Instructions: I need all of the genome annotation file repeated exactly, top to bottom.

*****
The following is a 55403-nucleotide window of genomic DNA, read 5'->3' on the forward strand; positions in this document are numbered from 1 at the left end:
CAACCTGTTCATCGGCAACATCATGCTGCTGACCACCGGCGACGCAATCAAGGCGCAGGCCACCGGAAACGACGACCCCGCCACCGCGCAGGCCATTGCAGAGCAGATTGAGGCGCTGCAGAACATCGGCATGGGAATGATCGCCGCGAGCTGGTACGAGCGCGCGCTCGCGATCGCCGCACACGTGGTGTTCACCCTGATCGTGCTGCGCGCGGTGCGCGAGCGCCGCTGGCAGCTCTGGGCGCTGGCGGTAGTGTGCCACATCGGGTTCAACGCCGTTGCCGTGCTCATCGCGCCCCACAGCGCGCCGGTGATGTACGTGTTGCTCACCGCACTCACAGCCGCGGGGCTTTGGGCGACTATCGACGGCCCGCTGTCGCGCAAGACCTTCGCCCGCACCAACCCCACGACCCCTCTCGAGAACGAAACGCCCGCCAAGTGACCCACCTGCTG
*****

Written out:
The following is a 55403-nucleotide window of genomic DNA, read 5'->3' on the forward strand; positions in this document are numbered from 1 at the left end:
CAACCTGTTCATCGGCAACATCATGCTGCTGACCACCGGCGACGCAATCAAGGCGCAGGCCACCGGAAACGACGACCCCGCCACCGCGCAGGCCATTGCAGAGCAGATTGAGGCGCTGCAGAACATCGGCATGGGAATGATCGCCGCGAGCTGGTACGAGCGCGCGCTCGCGATCGCCGCACACGTGGTGTTCACCCTGATCGTGCTGCGCGCGGTGCGCGAGCGCCGCTGGCAGCTCTGGGCGCTGGCGGTAGTGTGCCACATCGGGTTCAACGCCGTTGCCGTGCTCATCGCGCCCCACAGCGCGCCGGTGATGTACGTGTTGCTCACCGCACTCACAGCCGCGGGGCTTTGGGCGACTATCGACGGCCCGCTGTCGCGCAAGACCTTCGCCCGCACCAACCCCACGACCCCTCTCGAGAACGAAACGCCCGCCAAGTGACCCACCTGCTG